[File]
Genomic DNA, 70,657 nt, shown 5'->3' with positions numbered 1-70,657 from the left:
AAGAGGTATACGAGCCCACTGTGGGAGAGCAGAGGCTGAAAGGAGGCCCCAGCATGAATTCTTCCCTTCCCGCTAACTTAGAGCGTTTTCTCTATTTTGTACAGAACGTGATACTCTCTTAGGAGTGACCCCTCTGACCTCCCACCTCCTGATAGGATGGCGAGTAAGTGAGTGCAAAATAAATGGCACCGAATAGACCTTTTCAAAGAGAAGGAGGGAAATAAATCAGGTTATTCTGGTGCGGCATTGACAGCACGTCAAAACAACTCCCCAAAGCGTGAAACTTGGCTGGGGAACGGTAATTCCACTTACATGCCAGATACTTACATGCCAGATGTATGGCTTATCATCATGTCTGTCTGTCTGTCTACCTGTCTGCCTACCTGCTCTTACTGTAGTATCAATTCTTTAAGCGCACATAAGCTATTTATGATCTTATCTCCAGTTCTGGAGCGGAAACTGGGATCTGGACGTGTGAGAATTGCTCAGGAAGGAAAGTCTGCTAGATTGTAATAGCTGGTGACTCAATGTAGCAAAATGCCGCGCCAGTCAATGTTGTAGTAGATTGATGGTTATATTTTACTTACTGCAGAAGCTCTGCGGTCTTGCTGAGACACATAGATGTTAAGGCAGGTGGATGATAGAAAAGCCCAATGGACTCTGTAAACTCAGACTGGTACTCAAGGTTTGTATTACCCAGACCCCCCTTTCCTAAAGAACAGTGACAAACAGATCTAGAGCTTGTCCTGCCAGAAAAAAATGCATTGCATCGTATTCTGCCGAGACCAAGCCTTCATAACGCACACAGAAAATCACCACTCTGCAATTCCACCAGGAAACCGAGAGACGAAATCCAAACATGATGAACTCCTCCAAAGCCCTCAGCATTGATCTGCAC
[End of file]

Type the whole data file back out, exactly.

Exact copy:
Genomic DNA, 70,657 nt, shown 5'->3' with positions numbered 1-70,657 from the left:
AAGAGGTATACGAGCCCACTGTGGGAGAGCAGAGGCTGAAAGGAGGCCCCAGCATGAATTCTTCCCTTCCCGCTAACTTAGAGCGTTTTCTCTATTTTGTACAGAACGTGATACTCTCTTAGGAGTGACCCCTCTGACCTCCCACCTCCTGATAGGATGGCGAGTAAGTGAGTGCAAAATAAATGGCACCGAATAGACCTTTTCAAAGAGAAGGAGGGAAATAAATCAGGTTATTCTGGTGCGGCATTGACAGCACGTCAAAACAACTCCCCAAAGCGTGAAACTTGGCTGGGGAACGGTAATTCCACTTACATGCCAGATACTTACATGCCAGATGTATGGCTTATCATCATGTCTGTCTGTCTGTCTACCTGTCTGCCTACCTGCTCTTACTGTAGTATCAATTCTTTAAGCGCACATAAGCTATTTATGATCTTATCTCCAGTTCTGGAGCGGAAACTGGGATCTGGACGTGTGAGAATTGCTCAGGAAGGAAAGTCTGCTAGATTGTAATAGCTGGTGACTCAATGTAGCAAAATGCCGCGCCAGTCAATGTTGTAGTAGATTGATGGTTATATTTTACTTACTGCAGAAGCTCTGCGGTCTTGCTGAGACACATAGATGTTAAGGCAGGTGGATGATAGAAAAGCCCAATGGACTCTGTAAACTCAGACTGGTACTCAAGGTTTGTATTACCCAGACCCCCCTTTCCTAAAGAACAGTGACAAACAGATCTAGAGCTTGTCCTGCCAGAAAAAAATGCATTGCATCGTATTCTGCCGAGACCAAGCCTTCATAACGCACACAGAAAATCACCACTCTGCAATTCCACCAGGAAACCGAGAGACGAAATCCAAACATGATGAACTCCTCCAAAGCCCTCAGCATTGATCTGCAC